As best as we could tell, other than changes in the fashion of the clothing on display in the glitzy shops, Piccadilly Circus looked the same as it did 17 years ago. We had stayed at the Regent Hotel, a few steps away from the tube station. The hotel is still there and offers some of the cheapest and most conveniently located lodging in Central London. All the tiny rooms are now “ensuite” so guests no longer have to walk down the hall to the restrooms or bathtub. We have fond memories of our week at the Regent nearly two decades ago, despite the midnight walks to the loo. The hotel then had wonderful breakfasts, a great bar and a grizzled and gruff “hall porter” who was a fountain of knowledge about the sights of London.
I now wish we would have taken the time on this day to revisit the Regent’s small lobby. We were a young family then, traveling on a shoestring budget. (I will now confess to carrying out a bit of our complimentary breakfast ham and bread for lunchtime sandwiches). The Regent was a perfect fit for our pocket book. Its close proximity to Buckingham Palace and other top-drawer attractions allowed us to save tube/taxi costs by walking. But now, Betty and I require more comfort and space than what we were willing to accept when we were closer to 40 than to the 60 I now am.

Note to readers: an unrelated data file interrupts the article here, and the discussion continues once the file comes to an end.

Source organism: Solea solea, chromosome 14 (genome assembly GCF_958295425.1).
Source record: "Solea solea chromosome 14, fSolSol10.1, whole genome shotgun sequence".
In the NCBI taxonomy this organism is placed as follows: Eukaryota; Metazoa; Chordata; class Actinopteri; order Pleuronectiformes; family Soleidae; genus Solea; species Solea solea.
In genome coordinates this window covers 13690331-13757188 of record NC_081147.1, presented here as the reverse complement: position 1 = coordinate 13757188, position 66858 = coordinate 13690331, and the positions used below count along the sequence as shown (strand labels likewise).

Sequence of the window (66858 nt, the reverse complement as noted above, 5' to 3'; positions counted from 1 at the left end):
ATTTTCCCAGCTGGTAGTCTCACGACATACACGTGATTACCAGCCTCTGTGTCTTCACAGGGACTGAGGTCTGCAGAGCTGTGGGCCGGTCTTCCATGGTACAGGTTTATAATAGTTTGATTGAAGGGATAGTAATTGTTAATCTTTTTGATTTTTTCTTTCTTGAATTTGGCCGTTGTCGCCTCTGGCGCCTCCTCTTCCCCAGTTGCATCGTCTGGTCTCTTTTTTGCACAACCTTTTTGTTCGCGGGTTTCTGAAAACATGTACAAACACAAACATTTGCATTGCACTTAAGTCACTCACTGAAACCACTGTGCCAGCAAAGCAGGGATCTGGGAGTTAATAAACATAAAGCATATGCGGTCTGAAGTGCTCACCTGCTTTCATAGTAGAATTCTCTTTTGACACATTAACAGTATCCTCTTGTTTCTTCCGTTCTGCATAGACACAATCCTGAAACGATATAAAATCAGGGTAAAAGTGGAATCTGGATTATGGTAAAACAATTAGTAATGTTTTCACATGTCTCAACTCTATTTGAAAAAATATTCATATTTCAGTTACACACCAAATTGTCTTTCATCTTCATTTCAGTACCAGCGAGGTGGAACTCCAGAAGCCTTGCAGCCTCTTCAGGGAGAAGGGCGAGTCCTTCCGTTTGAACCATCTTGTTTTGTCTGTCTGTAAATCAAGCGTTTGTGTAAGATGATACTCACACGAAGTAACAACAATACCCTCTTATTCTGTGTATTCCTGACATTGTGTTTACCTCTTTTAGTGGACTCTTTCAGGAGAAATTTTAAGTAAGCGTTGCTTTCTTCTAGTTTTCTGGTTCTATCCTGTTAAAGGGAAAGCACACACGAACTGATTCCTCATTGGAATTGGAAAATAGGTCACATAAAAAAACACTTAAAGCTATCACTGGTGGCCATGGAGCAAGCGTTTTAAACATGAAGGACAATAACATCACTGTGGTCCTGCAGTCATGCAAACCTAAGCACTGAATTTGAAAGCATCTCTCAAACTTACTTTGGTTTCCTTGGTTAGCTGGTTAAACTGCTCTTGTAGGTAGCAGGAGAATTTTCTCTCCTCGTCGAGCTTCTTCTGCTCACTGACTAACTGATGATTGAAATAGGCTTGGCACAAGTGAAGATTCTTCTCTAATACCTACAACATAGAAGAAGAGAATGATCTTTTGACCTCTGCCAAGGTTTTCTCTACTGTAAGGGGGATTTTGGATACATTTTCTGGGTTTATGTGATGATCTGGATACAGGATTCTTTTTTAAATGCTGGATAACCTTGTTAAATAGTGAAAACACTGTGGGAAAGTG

While Piccadilly Circus as a whole seems largely unchanged, the heart of the Burberry store and its distinctive plaid pattern is delightfully stuck in time. I had purchased one of the famous Burberry trench coat-style, raincoats 17 years ago. It has held up remarkably well, despite years of wear and thousands of miles of being bunched up and stuffed into overhead baggage compartments in airlines around the world. The Burberry raincoat seems to be almost as indestructible as steel. Plus, it has been fashionable for decades and is a cornerstone of the wardrobe of a well-dressed executive, regardless of age or nationality.
Betty had wanted to buy a lamb’s wool scarf for Casey at Burberry’s mother store near Piccadilly Circus on Bond/Regent Street. There are now stylishly dressed, young females working as clerks in the store, which I remember as being a male citadel 17 years ago.
The store now includes some daring new colors flying under the Burberry label. But the interwoven patterns still suggest the trademarked plaid. I mentioned to one of the clerks how pleased I was with the raincoat I’d bought long ago and she invited me to bring it in on my next trip to London so they could clean and waterproof it for me. When I asked the charming young woman for some directions to Leicester Square, she produced an ingenious, pop-out map of the central city I marveled at and treasure as my favorite souvenir of London.